Baby Wearing - Suggestions for Carrying Your Baby: A Chiropractic Perspective
There has been much interest in the media about carrying our babies. Outside of the variety of car seats (being awkwardly used to carry the baby) and the traditional stroller, many parents are now opting to “wear” their babies.
Numerous baby carriers are now available to choose from. In general, parents are looking for greater insight in choosing the methods of carrying their infants. Here is some insight from the chiropractic perspective.
Structure Determines Function
In chiropractic we frequently say, “structure determines function;” primarily, the spine determines the function of the nervous system. In chiropractic we recognize that the nervous system controls all body systems. Therefore, a nervous system stressed by a compromised structure will affect the body’s overall ability to be healthy. One significant way our spinal structures become impaired is through irregular, repetitive postures. New parents need to be aware that the means they choose to carry their babies has postural effects on both themselves and their children.
Baby Carrying Overview
Car seats are for the car! The frequent use of car seats as carriers outside of the car are known to cause undue postural distortions to both the mother and baby. Just watch a mother struggling to remove the seat from the car—it is almost impossible to get directly in front of it when lifting it from car and the torsion and twisting to the spine during this struggle spells potential injury. Once she finally gets the seat out of the car, her body posture is forced to lean to the side she is carrying the seat on. As the baby gains weight, this task becomes more and more difficult. Once again, this repeated spinal stress could lead to injury.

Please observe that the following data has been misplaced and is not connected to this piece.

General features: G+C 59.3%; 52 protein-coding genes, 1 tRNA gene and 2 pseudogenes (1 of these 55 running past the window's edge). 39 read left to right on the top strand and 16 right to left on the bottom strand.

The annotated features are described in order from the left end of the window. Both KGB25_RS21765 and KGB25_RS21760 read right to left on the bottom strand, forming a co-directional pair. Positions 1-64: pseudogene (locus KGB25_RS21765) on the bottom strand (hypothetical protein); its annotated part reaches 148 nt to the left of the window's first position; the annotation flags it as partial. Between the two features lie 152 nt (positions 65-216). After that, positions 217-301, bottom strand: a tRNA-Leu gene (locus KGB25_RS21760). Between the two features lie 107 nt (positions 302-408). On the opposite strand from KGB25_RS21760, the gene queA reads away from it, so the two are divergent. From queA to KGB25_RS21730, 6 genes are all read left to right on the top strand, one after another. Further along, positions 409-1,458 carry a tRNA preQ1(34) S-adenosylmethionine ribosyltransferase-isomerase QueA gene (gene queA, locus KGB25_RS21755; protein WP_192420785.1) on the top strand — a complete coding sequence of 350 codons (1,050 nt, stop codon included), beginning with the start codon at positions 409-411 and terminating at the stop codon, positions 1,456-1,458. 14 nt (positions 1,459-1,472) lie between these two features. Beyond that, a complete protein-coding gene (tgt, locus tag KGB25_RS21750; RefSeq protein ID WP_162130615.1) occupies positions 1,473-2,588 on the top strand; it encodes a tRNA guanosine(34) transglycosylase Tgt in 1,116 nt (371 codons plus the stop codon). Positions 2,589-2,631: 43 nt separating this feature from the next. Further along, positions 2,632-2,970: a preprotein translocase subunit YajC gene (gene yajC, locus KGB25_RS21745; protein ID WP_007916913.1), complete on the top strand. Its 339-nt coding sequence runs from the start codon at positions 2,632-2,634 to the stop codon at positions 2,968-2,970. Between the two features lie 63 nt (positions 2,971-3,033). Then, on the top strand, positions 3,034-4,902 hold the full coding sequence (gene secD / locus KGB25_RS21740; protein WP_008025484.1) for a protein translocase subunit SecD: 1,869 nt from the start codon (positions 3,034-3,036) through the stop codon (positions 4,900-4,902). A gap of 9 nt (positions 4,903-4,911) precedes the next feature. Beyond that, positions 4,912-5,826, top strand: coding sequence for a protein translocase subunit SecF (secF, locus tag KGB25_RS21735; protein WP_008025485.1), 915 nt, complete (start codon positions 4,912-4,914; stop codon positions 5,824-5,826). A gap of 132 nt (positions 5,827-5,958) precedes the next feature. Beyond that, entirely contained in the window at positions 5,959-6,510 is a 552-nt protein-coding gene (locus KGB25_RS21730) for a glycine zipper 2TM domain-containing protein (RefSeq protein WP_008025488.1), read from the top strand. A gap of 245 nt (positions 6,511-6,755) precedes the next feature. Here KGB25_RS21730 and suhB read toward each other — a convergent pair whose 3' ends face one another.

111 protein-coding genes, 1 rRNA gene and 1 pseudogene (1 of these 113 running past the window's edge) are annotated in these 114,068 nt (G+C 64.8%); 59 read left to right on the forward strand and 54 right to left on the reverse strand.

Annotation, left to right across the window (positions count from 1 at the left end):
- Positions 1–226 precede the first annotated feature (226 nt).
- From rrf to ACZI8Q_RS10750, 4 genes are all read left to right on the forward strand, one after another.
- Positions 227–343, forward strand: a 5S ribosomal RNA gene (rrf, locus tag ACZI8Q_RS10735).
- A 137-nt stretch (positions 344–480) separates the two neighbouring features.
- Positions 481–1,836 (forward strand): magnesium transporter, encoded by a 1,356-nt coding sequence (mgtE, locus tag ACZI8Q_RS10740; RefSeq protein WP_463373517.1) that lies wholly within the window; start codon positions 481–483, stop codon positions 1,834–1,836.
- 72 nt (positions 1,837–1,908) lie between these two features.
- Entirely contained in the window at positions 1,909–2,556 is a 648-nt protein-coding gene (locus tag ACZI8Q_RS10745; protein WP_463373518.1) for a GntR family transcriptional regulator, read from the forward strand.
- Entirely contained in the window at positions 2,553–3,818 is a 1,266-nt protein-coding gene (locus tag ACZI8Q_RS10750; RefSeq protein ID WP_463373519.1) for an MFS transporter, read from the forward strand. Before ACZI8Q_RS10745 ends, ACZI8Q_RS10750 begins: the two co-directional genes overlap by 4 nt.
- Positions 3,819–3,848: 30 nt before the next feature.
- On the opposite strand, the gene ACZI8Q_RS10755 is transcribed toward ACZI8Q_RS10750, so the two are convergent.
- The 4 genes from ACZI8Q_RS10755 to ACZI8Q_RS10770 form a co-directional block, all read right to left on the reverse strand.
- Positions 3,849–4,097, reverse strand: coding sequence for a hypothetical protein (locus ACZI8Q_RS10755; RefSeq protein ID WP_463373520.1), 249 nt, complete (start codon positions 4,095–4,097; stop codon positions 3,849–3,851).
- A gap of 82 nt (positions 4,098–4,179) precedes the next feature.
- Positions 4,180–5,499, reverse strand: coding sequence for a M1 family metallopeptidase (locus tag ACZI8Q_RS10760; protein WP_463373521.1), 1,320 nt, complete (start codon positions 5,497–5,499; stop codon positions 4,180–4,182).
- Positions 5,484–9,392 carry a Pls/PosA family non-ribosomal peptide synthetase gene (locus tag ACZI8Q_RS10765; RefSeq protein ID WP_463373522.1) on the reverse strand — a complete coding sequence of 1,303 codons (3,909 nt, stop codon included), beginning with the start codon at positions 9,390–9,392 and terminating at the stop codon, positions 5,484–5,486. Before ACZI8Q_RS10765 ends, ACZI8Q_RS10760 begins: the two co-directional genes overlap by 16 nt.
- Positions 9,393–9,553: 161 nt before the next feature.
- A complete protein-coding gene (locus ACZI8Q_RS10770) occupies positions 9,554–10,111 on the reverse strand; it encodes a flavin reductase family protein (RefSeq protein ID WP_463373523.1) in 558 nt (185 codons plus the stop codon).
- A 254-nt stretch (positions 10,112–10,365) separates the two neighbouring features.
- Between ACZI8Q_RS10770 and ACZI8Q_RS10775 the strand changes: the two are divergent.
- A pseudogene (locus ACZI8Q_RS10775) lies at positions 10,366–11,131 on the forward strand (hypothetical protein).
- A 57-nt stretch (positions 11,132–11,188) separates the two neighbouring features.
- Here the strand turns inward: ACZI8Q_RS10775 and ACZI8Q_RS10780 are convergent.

Strollers seem to be most convenient for the mother’s body, but they do not allow contact between mother and baby. It is well known and documented that close contact between baby and parent is important for babies’ physical, emotional, social, and neurological development.
The phrase “baby wearing” is being used to describe the revived custom of carrying infants in cloth carriers on the parent’s body. There are numerous benefits to baby wearing for both the parents and the infant. From a chiropractic wellness perspective, we recognize that baby wearing contributes to a healthy neurological development for the baby in many ways. Two of the most significant benefits are parent–baby contact and varied baby positioning.
The importance of parent–baby contact
Numerous psychological groups are encouraging a return to baby wearing because of the effects that constant motion and touch have on the neurological and emotional development of the baby. Researchers are documenting the importance of the continued contact and motion offered by baby carrying. A baby spends nine months in the womb experiencing constant motion, warmth, and physical contact with the mother. Separating the infant into an apparatus where the baby cannot feel, smell, and touch the mother is a stressful, alarming change of environment for the baby. Neurological development is often impaired under stressful situations.
The importance of varied baby positions
Ever since the “Back to Sleep” program, which advocates placing babies on their backs to reduce the incidence of sudden infant death syndrome (SIDS), babies have spent more time on their backs then ever before. Combined with the additional use of strollers, infant seats, car seats, and other similar reclining carriers, doctors of chiropractic are noticing a significant increase in plagiocephaly, a condition of flattened portions of the infant’s cranium. Since an infant’s head is so soft and impressionable by position, it is vital that parents offer numerous positions for the baby during waking and carrying hours.
A flattened head is more than a cosmetic concern. It adds to cranial distortions and, therefore, neurological compromise for the infant. Additionally, back-lying seat carriers do not help infants develop and strengthen their neck muscles. Once again, structure is being affected and therefore function will be compromised as well.